While the survey and experimental research described above greatly inform our understanding of descriptive representation, these methods are complemented by work that looks at large samples of actual election results. Survey-based research restricts our ability to incorporate a variety of electoral contexts that are overlooked when sampling from one or just a few elections. Additionally, while experimental research is critical to uncovering the causal mechanisms at the heart of white racial bias, it cannot on its own provide externally valid evidence for individual-level theories. As Jackman and Vavreck argue, “Election-level inferences...need election-level analyses” (2011, 4). Thus, we focus on a third analytic frame, electoral outcomes, which is perhaps the longest-standing approach to studying descriptive representation (see e.g. Cameron, Epstein, and O'Halloran 1996; Canon 1999; Engstrom and McDonald 1981; Epstein and O'Halloran 2006; Lublin 1997; Meier et al. 2005; Sass 2000; Shah, Marschall, and Ruhil 2013). Focusing on how the demographic and institutional contexts influence when a minority candidate wins, the evidence from this work consistently finds that black and Latino officeholders are a rarity in white districts. Thus, a key mechanism by which minorities gain political representation is majority–minority districts (Cameron, Epstein, and O'Halloran 1996; Lublin et al. 2009).

Missing from each of these frameworks, however, is the role that is played by the candidate. Almost all of the previous descriptive representation research focus on the minority officeholder, and thus use the race or ethnicity of election winners as the dependent variable (Juenke 2014). However, more recent work using observations of election winners and losers has shown that minority candidates win and lose general elections as often as their white counterparts (Fraga 2014; Juenke 2014; Shah 2014). This newer work demonstrates that demand-side explanations for minority representation are incomplete and require the additional accounting of minority candidate supply. Building on this research, we reframe the discussion of minority representation to emphasize the important roles played by minority candidate supply, candidate party identification, and incumbency in determining who is on the ballot and who ultimately wins.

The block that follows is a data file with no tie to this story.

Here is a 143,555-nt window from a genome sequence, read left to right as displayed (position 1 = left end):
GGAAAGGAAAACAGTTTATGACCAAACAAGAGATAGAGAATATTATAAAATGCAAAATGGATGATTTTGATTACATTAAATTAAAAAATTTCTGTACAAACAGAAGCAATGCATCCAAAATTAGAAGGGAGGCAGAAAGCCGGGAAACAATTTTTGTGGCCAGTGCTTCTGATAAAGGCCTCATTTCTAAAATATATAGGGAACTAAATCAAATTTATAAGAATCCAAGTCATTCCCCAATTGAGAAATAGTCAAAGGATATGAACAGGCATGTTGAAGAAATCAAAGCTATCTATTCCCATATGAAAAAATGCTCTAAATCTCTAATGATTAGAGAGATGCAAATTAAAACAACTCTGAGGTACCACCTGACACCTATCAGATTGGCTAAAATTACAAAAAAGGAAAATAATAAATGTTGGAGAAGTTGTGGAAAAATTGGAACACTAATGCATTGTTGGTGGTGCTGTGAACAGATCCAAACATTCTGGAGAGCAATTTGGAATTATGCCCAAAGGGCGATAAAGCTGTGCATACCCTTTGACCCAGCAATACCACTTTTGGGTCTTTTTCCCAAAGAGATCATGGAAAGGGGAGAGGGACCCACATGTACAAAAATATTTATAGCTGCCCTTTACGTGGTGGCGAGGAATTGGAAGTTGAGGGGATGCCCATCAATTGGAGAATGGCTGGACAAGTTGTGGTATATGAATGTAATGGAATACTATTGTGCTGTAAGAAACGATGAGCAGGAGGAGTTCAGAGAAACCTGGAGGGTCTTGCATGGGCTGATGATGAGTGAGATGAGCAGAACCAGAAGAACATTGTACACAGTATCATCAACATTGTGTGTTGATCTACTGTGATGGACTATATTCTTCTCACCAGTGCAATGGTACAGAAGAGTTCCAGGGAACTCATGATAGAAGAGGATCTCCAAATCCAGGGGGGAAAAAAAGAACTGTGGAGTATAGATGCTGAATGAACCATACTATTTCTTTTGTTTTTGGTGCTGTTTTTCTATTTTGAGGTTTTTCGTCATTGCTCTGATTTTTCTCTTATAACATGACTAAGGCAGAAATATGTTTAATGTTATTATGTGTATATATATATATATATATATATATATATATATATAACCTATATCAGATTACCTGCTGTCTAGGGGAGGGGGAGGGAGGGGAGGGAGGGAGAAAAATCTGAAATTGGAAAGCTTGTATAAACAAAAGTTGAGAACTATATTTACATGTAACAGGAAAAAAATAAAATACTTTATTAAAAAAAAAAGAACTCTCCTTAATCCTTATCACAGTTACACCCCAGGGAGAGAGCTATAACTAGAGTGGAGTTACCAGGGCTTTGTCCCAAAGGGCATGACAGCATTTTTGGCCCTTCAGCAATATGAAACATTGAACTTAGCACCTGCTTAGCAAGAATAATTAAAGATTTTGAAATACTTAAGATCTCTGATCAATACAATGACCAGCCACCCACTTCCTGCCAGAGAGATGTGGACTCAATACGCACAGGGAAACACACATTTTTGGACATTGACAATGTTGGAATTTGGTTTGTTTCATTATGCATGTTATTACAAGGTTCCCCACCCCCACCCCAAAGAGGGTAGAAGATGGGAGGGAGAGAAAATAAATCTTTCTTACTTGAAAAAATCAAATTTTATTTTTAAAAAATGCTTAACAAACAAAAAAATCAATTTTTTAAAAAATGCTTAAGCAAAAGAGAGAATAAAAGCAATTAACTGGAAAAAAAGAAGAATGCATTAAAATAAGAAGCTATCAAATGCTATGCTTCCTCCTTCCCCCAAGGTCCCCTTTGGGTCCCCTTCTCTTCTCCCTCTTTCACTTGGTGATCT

Minority candidate supply and partisanship

The majority of descriptive representation research assumes that a black or Latino ballot option exists in most elections, 2 but little of this work actually observes the choices given to voters, instead focusing on who won. 3 Building on the scholarship about political ambition and candidate emergence, one can expect minority candidates to emerge in places where they have been recruited and supported by political elites and where their perception of victory is relatively high (Jacobsen 1989). Empirically, minority candidates overwhelmingly emerge in majority–minority districts, where elite support and co-partisan and co-racial/co-ethnic voting make victory very likely (Branton 2008; Canon, Schousen, and Sellers 1996; Juenke 2014; Shah 2014). Consequently, it is likely that some of the minority descriptive representation puzzle is due to decisions made by parties and minority candidates to favor districts with a substantial minority voter presence. 4

Following research by Fraga (2014), Juenke (2014), and Shah (2014), we incorporate candidate supply into our election-based models of descriptive representation, with the expectation that we can only test for the effects of white voter bias, the theory used by representation scholars to explain aggregate election results, when these voters are presented with minority candidates. Adding to this previous work, we also include information about candidate partisanship and incumbency, and test both black and Latino candidacies simultaneously. As these previous studies suggest, there may be little observable bias against minority candidates when they show up on the ballot. By incorporating the minority candidate supply into our dataset, the aggregate tests more closely match the theory of partisan and racial cues as information substitutes/complements.

Parties can and do shape who runs for office by seeking out and encouraging candidates to run for office, often those who might not have considered running otherwise (Broockman 2014; Canon, Schousen, and Sellers 1996; Lawless 2011). The literature on female candidates finds party recruitment to be particularly salient, and as Sanbonmatsu (2006) argues, the recruitment itself may create ambitious politicians and influence the perceived probability of winning, but that recruitment is largely undertaken for the immediate strategic benefit of the party (see also Fox and Lawless 2005; Lawless 2011; Stone 1980; Stone and Maisel 2003). Relying on survey-based results of potential candidates, these scholars conclude that people run because: (1) they are asked or recruited by their political party/community organization; (2) they are ambitious; and (3) when the personal benefits outweigh the costs (time and money) of running, potentially moving, pay cuts, etc. However, as Lawless (2011, 59 notes): “almost no research specifically addresses race or ethnicity in the candidate emergence process at all.”